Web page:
Inside Santa Clarita’s debate on open space

by Faris Soudani 0

At first look, the city of Santa Clarita appears to have been built in the middle of what was recently just wilderness. The city has been shaped from nothing but open plains and empty fields to clusters of malls and family residences in less than 50 years.

The bordering city of Los Angeles, with a longer history, has no remnants of the land it was previously developed on. To catch a glimpse of what the natural land of the community looked like, one must travel to a designated spot the Santa Monica Mountains Conservancy maintains as open space. In the inner city or at the center of the San Fernando Valley, the natural landscape is unrecognizable due to long-term urbanization.

Although the development of Santa Clarita has come at a rapid rate, the city does take steps to enact conscious efforts to preserve the land.

One of the contributing factors to a population’s happiness is the availability of natural space within a town or city. According to a study conducted by the U.N. Sustainable Solutions Development Network called the World Happiness Report, the well-being of a city’s population was rated on six factors: GDP per capita, healthy life expectancy, having someone to count on, perceived freedom to make life choices, freedom from corruption and generosity.

What the study does not include as a factor of happiness, yet mentions in each of the rated cities is the amount of natural space a given population has.

As the second happiest city, the report states that “Oslo, Norway, the quietest of the Scandinavian capitals, is also arguably the closest to nature, sitting at the northern end of Oslofjord and backed by forests and mountains.”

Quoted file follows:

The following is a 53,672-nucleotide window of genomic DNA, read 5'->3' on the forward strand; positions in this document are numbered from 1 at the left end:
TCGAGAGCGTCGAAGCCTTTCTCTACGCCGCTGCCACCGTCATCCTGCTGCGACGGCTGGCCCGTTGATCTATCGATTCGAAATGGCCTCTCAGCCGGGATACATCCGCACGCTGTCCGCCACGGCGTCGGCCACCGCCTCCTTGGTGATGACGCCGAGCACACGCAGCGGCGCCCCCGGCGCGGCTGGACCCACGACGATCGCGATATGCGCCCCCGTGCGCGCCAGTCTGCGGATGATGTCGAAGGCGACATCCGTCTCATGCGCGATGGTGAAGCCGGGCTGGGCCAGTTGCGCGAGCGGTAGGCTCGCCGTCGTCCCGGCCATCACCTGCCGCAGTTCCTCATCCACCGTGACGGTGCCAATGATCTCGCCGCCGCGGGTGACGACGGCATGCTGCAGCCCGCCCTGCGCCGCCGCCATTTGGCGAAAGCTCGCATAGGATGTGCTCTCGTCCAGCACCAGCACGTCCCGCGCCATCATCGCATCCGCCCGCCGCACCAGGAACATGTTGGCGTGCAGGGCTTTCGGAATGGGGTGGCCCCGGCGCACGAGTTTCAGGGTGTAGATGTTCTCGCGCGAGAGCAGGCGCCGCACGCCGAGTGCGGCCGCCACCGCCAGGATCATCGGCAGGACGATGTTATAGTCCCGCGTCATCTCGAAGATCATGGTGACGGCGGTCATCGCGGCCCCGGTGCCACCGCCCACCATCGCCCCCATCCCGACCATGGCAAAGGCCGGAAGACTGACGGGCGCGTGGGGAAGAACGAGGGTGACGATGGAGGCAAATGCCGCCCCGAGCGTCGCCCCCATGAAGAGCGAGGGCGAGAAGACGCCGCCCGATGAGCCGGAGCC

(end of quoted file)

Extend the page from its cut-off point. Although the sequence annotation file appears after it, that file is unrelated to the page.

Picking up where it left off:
As for their Swiss neighbors, “for a quieter Switzerland experience, head to the car-free village of Appenzell (population 7,000) and its extensive network of hiking trails.”

“Show me a healthy community with a healthy economy and I will show you a community that has its green infrastructure in order and understands the relationship between the built and the unbuilt environment,” said Will Rogers, world renown celebrity of the 1930s.

A notably researched topic in Common Wealth: Economics for a Crowded Planet by Jeffrey Sachs finds that the higher a population density for a living space, the more agitated a population become towards one another, demonstrating erratic behavior.

One consequence of the loss of open land is the disappearance of animal and plant life. The flora and fauna of an area help promote the sustainability of the land, but the unique species that live in an area become endangered, or extinct, if too much land dissapears.

In 1992, Los Angeles County voted in favor of the Westridge Proposal to develop housing, shops and a golf course in one of the county’s significant ecological Areas located in Santa Clarita. The project covered 800 acres and included the removal of 152 oak trees. The golf course replaced the area’s oak savanna, one of just three on the planet.

These areas are not prohibited from being developed on but deemed of important biological resources in which it is important to facilitate a balance of limited development and resource conservation.

“It is the most environmentally sensitive project we have ever proposed,” said Thomas L. Lee, Chairman of Newhall Land and Farming Company, the company behind the development.

The Newhall Ranch Project, a proposed master-plan community similar to the Westridge proposal, has been in the works since 1980 but still faces legal battles that hinder development. A number of Santa Clarita residents, Ventura county officials and Native American tribes have expressed their disapproval for the project receiving a green-light from city planners.